Friday, March 2, 2007
CSI couldn't handle these guys
I don't have anything nifty or clever to write about this Friday. The real story is this crazy blizzard that dumped over a foot of snow on the Twin Cities, but I can only post so many weather maps before people begin referring to more reputable meteorologists.
As such, I will point you toward an article that I found most fascinating. Anytime a major publication rolls out a Top 25 of the century, it tends to get attention and debate. This time Time magazine decided to dive into the Top 25 Crimes of the Century, and I will do my best to live up to the automatically deserved hype that it warrants.
There are many memorable ones from recent times such as OJ Simpson and Andrea Yates that some of us youthful folk can recall unfolding before our very eyes. Then there are others like the Lindbergh child kidnapping 75 years ago (the anniversary of which spawned this list) that are more familiar than other more distant crimes (Lana Turner, 1958).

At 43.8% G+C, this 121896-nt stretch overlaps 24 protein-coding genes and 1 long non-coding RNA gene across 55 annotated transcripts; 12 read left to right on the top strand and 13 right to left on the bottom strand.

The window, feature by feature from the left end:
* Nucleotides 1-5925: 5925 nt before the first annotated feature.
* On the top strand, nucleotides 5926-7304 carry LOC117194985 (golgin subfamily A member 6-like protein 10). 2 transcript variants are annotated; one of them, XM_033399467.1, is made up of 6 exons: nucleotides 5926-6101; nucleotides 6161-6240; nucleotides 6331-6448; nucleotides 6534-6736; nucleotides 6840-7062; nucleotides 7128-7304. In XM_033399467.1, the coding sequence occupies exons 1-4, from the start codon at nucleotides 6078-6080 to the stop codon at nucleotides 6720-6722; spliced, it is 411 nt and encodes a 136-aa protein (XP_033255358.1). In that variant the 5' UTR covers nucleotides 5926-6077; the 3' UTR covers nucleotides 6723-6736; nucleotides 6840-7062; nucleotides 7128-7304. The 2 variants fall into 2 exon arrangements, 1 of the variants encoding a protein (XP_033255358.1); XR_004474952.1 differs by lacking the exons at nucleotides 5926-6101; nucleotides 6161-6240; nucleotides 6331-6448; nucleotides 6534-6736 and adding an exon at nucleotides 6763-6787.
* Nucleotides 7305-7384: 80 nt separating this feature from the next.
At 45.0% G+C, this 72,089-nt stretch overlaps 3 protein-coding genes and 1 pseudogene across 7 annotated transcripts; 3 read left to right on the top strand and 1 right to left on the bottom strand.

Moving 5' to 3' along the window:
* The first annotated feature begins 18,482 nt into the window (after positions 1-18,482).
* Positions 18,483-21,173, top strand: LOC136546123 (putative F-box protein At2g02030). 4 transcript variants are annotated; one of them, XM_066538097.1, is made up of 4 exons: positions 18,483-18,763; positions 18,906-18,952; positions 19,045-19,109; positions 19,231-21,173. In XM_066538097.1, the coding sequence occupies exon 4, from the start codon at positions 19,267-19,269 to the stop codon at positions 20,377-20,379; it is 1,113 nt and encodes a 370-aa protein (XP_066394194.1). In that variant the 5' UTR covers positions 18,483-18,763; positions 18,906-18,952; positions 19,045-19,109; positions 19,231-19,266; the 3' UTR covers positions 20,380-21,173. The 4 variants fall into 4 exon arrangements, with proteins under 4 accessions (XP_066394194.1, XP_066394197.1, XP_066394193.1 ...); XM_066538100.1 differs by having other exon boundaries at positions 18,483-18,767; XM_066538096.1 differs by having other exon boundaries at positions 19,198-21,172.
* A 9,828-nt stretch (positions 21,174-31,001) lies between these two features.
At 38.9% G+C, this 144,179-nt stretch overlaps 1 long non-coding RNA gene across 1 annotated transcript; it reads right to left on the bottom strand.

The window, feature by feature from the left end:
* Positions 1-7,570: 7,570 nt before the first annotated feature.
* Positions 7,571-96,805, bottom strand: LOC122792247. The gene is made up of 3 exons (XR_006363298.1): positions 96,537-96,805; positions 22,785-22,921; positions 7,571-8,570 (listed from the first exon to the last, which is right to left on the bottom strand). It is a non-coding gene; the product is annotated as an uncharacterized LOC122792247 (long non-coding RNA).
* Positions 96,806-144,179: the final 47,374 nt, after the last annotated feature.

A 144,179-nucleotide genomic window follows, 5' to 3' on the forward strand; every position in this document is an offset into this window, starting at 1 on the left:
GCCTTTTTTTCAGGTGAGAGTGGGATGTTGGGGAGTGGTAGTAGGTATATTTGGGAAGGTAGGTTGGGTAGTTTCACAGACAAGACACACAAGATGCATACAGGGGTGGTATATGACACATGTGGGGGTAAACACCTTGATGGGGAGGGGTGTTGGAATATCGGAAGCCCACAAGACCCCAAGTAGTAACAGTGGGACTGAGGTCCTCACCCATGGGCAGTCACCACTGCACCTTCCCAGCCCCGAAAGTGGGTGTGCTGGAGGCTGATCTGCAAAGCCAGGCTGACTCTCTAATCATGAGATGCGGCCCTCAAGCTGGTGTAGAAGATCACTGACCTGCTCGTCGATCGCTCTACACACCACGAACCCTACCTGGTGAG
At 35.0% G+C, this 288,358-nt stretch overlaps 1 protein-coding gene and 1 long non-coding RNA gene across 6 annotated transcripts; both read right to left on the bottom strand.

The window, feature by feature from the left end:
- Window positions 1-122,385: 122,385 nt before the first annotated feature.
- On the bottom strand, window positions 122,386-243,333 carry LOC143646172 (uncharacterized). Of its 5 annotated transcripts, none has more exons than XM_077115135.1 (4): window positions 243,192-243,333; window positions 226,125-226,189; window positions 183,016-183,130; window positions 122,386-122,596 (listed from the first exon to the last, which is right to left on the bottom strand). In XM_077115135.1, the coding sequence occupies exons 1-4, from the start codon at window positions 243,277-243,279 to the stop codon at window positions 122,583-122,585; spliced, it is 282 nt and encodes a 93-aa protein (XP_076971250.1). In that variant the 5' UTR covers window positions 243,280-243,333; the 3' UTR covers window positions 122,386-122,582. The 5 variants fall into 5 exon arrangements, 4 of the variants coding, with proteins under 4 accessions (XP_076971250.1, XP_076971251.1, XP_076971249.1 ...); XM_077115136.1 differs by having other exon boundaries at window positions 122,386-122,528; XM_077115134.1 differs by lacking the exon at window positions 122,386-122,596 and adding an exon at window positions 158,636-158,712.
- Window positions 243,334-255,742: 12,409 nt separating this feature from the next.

I find it difficult to rank these criminal activities in any sort of "the greatest" or "the best" mentality, and it's probably for the best that Time ended up just listing them instead of ranking them. After all, what makes a murder "greater" than another? The number of dead? The grotesqueness of the activity? The media swirl given it? In the end, just sticking with the moniker "top 25" might be the safest way to go and if an adjective need be given it, "most memorable" strikes me as the best fit.
I suppose what struck me most from the list was the popularity of non-death crimes has declined while murderous rampages are the rise. Seems to me that the while there were high-profile killings in first half of the list's time line, the kidnappings (Lindbergh, 1932), art thefts (Mona Lisa, 1911), and robberies (The Brinks Job, 1950) were in vogue pre-Drew-being-on-Earth. Now-a-days our society tends to make headlines with bulk killings (Columbine, 1999 and Unabomber, 1996). Truly a proud evolution of our criminal minds.